2008 Midlands Regional Championship - Retrospective: Championship Section


After the problems of Burton, Bedworth was a new era in the Midlands, with a old winner nonetheless.

Desford celebrate
Desford celebrate

In recent years the Midland Championship Section contest has provided us with one of the most intriguing and open contests of any of the Regional competitions; and it doesn’t take too much research to discover why. In the last five years there have been no less than five different winners. 

In point of fact Desford were the last band to retain the Midland title back in 2003. Since then and despite going into the contest as favourites each and every year, the title has proved strangely elusive for the Coalville outfit who despite a couple of close finishes have watched Travelsphere, Sovereign, Newstead and Staffordshire respectively, walk off with the blue winners banner.


The pre-contest intrigue was there in truck loads once again this year as the contest entered a new era in the surrounds of Bedworth Civic Hall, a venue that is eminently more suitable for quality banding than the acoustic black hole that was Burton Town Hall; the latter won’t be missed.

It was also new era time for several of the fancied bands. Desford were reunited with Nigel Seaman after his nasty brush with a motorist year, Virtuosi GUS were reunited with a man that has been an integral part of the band’s previous history in the shape of John Berryman (he took Kibworth in last year’s contest) and Staffordshire were united for the first time on the contest stage with Simon Kerwin, the band’s fourth conductor in as many years at the contest.

Meanwhile, Sovereign was steered by David Maplestone who had guided Staffordshire to victory in impressive fashion last year. Got that? Good! It took us a while we can tell you….


As it turned out, 2008 was to be the year that the contest made a return to some kind of predictability, with our pre-contest trio of  Desford, Virtuosi GUS and Sovereign taking the top three places (some seriously lucky guess work there eh?) the former two bands safely booking their passage to the Royal Albert Hall come October.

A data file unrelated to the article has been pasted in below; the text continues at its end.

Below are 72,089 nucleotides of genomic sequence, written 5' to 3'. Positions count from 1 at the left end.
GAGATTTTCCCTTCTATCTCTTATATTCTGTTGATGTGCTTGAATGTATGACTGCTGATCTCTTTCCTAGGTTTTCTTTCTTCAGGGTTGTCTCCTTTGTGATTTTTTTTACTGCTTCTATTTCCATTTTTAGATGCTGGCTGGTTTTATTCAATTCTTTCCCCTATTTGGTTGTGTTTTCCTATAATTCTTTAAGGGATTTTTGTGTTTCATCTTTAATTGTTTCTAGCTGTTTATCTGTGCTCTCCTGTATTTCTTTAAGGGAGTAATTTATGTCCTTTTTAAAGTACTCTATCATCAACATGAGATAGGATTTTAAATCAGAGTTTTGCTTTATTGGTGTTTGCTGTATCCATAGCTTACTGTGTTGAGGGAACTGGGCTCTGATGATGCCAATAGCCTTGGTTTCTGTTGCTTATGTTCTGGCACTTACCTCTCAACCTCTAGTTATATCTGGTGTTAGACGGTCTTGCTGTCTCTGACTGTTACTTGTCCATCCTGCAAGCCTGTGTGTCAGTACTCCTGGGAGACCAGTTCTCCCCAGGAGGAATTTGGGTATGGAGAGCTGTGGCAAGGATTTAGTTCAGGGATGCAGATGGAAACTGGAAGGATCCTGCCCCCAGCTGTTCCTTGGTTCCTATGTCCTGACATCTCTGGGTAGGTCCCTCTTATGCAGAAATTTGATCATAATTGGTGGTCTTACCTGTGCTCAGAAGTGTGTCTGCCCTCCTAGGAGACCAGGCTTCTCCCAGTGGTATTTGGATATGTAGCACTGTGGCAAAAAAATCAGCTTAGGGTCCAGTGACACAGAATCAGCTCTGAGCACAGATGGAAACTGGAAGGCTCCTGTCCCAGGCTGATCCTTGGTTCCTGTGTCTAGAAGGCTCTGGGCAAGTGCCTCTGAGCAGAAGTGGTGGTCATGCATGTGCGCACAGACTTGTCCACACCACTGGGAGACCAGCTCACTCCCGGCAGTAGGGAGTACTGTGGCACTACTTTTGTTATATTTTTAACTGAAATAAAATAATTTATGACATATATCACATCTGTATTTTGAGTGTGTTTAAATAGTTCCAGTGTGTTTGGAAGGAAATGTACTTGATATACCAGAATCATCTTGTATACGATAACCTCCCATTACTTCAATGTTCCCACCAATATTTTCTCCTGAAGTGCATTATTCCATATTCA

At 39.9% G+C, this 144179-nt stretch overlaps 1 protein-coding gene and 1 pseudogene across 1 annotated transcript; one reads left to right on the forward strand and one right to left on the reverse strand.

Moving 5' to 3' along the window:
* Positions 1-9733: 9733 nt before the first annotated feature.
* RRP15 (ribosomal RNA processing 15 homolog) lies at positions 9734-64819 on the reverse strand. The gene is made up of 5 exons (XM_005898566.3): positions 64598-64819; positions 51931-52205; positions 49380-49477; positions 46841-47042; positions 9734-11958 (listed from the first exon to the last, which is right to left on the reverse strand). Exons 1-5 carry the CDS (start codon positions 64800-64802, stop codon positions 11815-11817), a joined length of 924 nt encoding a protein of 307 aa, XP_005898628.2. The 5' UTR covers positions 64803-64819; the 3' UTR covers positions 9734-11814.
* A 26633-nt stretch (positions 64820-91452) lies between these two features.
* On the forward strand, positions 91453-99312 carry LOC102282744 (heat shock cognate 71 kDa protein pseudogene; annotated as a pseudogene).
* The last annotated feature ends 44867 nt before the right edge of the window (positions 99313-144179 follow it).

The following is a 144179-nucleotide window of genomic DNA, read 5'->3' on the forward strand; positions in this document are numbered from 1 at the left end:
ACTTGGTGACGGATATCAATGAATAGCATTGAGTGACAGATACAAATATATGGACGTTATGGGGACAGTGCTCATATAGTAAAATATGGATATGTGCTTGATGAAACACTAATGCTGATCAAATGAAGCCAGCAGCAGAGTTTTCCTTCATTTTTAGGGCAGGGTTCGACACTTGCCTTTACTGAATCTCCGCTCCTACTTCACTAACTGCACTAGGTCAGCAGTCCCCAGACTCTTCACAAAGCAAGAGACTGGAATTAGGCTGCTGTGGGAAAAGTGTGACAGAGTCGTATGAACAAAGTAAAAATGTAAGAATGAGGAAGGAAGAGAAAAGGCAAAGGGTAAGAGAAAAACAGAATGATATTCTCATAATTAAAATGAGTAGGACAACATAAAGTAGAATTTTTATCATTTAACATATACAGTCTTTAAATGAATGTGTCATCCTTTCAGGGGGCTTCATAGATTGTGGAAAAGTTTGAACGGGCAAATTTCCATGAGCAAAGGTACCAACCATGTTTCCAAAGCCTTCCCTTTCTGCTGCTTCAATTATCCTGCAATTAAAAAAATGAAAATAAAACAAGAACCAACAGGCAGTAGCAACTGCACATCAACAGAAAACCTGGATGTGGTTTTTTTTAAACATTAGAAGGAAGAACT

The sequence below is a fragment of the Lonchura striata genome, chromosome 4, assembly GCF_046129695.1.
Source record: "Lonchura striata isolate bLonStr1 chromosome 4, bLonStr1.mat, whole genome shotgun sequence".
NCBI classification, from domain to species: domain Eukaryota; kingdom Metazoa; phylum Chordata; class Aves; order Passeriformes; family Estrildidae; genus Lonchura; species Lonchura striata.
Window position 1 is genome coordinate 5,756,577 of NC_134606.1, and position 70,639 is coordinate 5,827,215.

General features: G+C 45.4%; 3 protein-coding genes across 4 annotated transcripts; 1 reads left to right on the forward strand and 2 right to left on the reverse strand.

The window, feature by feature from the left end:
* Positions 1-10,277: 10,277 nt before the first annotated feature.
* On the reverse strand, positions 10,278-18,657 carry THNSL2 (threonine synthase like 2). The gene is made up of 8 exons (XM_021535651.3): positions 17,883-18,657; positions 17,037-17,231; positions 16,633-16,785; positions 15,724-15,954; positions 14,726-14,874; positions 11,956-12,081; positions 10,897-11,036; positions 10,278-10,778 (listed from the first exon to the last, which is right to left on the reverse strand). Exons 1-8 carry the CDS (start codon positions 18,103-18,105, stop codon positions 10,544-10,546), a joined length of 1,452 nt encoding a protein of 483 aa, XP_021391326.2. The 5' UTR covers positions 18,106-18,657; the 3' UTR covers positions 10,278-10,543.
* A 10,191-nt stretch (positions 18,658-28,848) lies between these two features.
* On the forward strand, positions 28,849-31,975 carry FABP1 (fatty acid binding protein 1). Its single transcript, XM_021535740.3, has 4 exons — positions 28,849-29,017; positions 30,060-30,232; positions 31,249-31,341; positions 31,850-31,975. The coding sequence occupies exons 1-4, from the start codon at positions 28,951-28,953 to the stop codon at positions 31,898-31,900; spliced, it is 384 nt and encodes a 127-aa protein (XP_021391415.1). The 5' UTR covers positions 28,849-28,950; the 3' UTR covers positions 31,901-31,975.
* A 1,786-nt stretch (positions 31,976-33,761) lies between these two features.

Adjudicators Jim Davies and Steve Pritchard-Jones offered a few sobering thoughts to the healthy number of people in the hall prior to the results when they commented on the generally disappointing standard of play that for them was marred by a lack of attention to the basics; “We don’t expect to have to mark bands down on tuning at this level” was Steve Pritchard-Jones’ opening observation. 

He went on to bemoan the number of bands that were heavy handed in approach and simply failed to capture the Mozartian spirit of the music. On this point it was certainly true that there were those bands for which Mozart (or Eric Ball if you prefer) had clearly taken a serious dose of acid beforehand.

But then, that is exactly what most of us expected 'Festival Music' to do; Wilby or Sparke it most certainly ain’t.

Made in heaven

For Desford it was potentially a draw made in heaven as they took to stage as the last of the twelve bands. In reality though the band very nearly blew it in the opening Overture. The error count was surprisingly high as it took time for the players to settle and whilst there were no catastrophes, there were certainly a good number of clips and blemishes from several departments.

The style though was sound and although Nigel Seaman’s tempo was fractionally quicker than many, it was clear that band and conductor were in tune with the spirit of Mozart.

By the mid point of the Romance the band had really found its feet and the musicality and dynamic control of the playing from there on in was quite exceptional. With old Desfordian Ken Ferguson back in the bass fold there were silky sounds from the bottom end whilst Robin Taylor was the outstanding soloist of the day on euphonium, securely soaring into his upper register with magisterial ease. If there had been a solo prize on offer he would have been our bet to take it. 

The Impromptu was very much the apotheosis and here it all came together in some style. Nigel Seaman injected a sense of drama into the opening passages that no other band quite achieved on the day whilst individual contributions, notably from the band’s soprano player, were fine indeed.